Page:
• Video: A Return to Basic Research in the Study of Democracy

    The public lecture “A Return to Basic Research in the Study of Democracy” by Prof. Jean-Paul Gagnon (Institute for Governance and Policy Analysis, University of Canberra) took place on September 13, 2018 at the University of Zurich. You can find the video of the event below. We thank the Chair of Political Philosophy and the Chair of Democracy and Public Governance of the University of Zurich for their support, as well as the Peer-Group poliTics (ETH/UZH) for offering the following apéro. The lecture took place in the framework of the DemocracyNet research workshop “Democratic Participation: theoretical and empirical perspectives.”

  • Public Lecture: “A Return to Basic Research in the Study of Democracy”

    On September 13, 2018, Prof. Jean-Paul Gagnon (Institute for Governance and Policy Analysis, University of Canberra) will give a public lecture on his research in democratic theory, “A Return to Basic Research in the Study of Democracy” University of Zurich Rämistrasse 59, 8001 Zurich Lecture hall RAA-G-15 18:30 – 20:00 Free entrance Apéro The public lecture is organized by DemocracyNet in collaboration with the Chair of Political Philosophy, the Center for Ethics, and the Chair of Democracy and Public Governance of the University of Zurich. Apéro sponsored by the Peer-Group poliTics It is part of the workshop “Democratic participation: theoretical and empirical perspectives” co-organized by DemocracyNet and the Doctoral Program…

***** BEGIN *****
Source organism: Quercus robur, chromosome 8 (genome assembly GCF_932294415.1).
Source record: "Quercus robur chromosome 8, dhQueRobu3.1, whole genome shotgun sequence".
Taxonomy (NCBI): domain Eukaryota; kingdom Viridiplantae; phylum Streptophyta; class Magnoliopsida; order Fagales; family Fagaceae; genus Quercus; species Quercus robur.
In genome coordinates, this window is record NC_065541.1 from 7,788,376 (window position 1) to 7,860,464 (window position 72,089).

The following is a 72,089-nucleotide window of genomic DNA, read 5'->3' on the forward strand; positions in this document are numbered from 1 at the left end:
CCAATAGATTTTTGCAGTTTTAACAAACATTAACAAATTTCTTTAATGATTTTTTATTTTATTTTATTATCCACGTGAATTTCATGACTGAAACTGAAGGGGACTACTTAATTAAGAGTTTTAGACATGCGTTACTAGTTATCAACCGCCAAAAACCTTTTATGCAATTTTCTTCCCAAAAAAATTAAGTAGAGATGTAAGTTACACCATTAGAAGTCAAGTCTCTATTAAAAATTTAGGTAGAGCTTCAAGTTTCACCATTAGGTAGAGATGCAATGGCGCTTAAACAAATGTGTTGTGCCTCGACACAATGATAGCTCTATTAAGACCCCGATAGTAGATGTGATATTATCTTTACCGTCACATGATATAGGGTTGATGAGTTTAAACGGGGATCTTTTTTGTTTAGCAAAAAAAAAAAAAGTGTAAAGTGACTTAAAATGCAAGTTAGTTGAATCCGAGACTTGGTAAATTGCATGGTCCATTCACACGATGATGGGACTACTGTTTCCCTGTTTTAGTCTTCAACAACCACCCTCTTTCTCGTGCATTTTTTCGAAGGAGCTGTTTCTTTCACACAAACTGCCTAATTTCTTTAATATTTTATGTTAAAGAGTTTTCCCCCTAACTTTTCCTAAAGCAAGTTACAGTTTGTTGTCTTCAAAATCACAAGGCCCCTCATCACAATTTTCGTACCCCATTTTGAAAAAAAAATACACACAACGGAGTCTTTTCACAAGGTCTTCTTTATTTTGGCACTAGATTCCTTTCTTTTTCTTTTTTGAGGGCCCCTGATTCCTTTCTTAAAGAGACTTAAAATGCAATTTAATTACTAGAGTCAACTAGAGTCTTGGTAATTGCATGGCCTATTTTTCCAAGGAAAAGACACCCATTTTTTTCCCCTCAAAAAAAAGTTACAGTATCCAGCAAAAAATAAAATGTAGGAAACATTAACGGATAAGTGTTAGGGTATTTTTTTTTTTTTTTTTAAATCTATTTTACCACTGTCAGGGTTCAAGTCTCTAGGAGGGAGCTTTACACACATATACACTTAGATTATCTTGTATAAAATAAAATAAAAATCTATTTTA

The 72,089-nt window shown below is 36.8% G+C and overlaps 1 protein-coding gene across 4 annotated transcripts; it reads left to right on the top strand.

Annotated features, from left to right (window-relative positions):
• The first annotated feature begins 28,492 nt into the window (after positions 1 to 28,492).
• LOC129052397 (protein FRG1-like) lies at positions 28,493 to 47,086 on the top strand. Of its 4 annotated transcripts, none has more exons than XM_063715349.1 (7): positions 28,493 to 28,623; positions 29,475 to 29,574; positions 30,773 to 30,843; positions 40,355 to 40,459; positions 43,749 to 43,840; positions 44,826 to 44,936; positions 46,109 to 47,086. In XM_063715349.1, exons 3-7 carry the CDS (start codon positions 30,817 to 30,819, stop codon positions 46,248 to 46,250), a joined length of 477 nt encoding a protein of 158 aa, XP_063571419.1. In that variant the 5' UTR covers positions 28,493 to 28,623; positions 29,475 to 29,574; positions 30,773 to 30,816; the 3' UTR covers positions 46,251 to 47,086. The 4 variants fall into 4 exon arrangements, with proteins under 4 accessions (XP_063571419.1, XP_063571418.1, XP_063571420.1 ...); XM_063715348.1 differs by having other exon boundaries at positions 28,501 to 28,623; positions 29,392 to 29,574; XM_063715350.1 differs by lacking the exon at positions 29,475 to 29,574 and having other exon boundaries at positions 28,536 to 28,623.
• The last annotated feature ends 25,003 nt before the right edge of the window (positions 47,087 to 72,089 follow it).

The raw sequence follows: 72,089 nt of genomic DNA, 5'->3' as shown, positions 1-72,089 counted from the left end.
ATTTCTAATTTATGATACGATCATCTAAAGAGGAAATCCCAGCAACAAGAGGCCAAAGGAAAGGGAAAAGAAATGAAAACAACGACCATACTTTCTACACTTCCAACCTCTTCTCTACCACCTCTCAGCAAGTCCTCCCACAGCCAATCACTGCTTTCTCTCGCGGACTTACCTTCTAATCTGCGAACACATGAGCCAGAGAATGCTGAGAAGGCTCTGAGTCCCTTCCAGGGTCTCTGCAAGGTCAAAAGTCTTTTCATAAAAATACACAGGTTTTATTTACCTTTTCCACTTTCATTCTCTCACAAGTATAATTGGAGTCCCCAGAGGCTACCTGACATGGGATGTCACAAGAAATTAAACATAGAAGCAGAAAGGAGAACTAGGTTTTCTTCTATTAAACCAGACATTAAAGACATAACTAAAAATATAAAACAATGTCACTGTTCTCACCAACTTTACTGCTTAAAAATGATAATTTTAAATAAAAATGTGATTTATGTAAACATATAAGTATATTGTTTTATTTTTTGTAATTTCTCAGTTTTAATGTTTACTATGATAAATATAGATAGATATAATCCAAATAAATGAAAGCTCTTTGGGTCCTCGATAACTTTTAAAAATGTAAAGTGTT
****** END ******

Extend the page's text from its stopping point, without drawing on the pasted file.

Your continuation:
• “Elfenbeinturm oder Arena? Wisschenschaft in der Demokratie”

    The fourth and final public event of the series “Democracy: Bridging Facts and Norms” took place on October 20, 2016, at the University of Zurich. An audience of about 180 persons followed the engaged discussion about the role of academics and science in democratic societies between Katja Gentinetta, Svenja Goltermann, Michael Hermann and Thomas Widmer. Moderating the debate, the journalist Peer Teuwsen invited our participants to focus, among other things, on the following questions: Should academics participate in public debates, and if so, when and how? Can social sciences and humanities offer objective contributions to democratic discussions? And what is the impact of becoming a ‘public intellectual’ on one’s academic…